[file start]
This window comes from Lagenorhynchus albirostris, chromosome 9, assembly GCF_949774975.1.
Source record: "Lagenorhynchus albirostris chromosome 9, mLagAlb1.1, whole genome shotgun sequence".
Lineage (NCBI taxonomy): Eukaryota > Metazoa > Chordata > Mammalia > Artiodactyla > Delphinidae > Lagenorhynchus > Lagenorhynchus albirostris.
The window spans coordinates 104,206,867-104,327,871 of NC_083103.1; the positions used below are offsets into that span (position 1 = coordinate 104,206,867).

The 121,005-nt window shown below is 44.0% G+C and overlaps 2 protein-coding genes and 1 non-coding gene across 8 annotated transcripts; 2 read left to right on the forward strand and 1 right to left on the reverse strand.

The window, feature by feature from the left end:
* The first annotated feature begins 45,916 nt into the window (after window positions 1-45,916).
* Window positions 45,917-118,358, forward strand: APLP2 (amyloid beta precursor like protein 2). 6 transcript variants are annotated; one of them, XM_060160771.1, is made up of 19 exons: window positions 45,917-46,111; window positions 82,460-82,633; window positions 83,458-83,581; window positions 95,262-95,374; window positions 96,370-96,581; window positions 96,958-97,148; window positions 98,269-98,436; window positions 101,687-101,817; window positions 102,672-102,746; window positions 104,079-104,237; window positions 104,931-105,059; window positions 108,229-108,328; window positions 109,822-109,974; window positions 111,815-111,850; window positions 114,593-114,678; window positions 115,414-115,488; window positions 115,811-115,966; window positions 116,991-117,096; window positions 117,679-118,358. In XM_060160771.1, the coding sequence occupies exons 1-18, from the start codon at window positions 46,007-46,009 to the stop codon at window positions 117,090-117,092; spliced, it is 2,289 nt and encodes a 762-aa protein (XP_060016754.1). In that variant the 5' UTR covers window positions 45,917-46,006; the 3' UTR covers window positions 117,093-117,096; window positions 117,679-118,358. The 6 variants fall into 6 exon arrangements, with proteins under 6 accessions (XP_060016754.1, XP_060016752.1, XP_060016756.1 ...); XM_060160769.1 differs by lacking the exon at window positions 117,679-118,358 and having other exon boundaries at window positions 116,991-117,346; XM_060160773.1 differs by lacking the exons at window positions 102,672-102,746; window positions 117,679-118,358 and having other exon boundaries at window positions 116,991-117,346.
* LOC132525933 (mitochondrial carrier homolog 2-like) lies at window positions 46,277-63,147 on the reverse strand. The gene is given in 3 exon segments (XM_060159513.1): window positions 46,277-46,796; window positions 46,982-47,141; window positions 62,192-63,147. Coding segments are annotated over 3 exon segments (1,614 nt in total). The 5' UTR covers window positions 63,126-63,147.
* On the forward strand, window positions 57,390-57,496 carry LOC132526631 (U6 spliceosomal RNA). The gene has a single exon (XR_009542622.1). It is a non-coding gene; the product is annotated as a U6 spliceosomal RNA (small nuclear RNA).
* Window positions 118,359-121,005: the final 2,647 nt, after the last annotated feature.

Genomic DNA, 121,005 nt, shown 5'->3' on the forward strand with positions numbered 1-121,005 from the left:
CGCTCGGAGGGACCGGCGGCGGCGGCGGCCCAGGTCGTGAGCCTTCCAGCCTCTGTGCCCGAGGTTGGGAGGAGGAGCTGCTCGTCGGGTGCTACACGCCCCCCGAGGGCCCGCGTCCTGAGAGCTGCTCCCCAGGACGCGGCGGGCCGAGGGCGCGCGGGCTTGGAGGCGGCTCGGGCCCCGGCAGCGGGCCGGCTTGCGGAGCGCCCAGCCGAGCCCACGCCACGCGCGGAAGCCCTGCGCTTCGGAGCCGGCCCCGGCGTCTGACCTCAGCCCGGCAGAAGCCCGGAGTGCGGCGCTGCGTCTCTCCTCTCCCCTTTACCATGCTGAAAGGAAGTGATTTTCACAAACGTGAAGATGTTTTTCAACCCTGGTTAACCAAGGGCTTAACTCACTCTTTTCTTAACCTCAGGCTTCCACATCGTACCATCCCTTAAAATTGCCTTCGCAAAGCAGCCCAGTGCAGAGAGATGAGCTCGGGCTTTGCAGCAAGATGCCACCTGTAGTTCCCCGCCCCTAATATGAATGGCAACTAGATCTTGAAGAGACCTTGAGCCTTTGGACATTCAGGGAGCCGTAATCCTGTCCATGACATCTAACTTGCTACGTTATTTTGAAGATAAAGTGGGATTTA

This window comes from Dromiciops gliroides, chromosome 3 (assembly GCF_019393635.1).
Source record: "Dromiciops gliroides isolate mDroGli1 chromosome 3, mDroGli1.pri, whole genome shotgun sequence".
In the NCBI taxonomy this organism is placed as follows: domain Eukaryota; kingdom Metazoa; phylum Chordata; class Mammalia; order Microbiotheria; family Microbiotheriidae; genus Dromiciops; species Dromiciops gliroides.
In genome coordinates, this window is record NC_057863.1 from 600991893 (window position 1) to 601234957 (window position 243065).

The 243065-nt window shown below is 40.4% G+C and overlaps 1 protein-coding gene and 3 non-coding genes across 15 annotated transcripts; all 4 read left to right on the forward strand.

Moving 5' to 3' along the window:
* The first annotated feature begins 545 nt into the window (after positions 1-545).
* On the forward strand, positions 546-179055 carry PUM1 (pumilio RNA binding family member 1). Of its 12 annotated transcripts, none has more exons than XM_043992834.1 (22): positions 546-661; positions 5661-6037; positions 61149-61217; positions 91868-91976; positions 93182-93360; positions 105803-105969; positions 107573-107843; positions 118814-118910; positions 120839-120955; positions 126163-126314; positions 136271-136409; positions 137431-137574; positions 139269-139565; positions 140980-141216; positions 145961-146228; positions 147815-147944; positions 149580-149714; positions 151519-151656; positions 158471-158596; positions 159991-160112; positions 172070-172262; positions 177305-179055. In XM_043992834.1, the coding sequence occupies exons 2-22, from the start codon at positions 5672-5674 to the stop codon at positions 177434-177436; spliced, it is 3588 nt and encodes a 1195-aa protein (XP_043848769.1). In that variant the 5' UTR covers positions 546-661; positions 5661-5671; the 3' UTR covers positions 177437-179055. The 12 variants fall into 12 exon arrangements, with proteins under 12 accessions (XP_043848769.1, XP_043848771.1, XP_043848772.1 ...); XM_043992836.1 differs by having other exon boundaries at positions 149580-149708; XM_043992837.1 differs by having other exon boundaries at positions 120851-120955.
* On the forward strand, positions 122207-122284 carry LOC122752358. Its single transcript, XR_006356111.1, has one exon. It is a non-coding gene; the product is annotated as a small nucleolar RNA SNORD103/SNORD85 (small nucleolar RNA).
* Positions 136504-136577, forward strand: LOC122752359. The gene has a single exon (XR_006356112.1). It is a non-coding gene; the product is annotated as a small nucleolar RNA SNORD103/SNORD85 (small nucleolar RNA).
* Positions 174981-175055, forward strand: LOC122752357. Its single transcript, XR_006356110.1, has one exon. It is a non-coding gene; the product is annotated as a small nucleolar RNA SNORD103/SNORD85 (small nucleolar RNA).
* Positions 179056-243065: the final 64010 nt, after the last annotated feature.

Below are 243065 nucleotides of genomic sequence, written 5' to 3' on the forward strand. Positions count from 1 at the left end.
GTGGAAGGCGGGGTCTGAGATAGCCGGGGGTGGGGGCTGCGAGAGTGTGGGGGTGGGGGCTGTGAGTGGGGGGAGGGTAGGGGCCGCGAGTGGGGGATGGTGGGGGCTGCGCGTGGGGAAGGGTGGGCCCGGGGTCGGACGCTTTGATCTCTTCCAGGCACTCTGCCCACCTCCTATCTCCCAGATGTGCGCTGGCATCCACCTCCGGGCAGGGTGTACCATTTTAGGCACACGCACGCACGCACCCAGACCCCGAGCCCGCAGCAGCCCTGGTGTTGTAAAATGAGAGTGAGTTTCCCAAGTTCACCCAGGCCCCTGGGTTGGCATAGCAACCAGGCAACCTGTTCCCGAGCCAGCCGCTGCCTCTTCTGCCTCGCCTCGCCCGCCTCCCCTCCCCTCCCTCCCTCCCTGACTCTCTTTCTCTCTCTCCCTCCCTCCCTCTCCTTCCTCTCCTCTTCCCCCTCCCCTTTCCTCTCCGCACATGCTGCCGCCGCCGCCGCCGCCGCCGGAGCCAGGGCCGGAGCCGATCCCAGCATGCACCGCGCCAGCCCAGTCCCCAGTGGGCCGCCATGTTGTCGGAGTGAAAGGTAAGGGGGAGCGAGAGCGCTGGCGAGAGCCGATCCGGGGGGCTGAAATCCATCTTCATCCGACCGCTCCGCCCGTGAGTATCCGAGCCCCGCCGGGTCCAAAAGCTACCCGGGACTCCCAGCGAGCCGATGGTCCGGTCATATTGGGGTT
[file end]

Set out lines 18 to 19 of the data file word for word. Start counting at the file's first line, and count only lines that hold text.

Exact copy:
The 243065-nt window shown below is 40.4% G+C and overlaps 1 protein-coding gene and 3 non-coding genes across 15 annotated transcripts; all 4 read left to right on the forward strand.

Moving 5' to 3' along the window: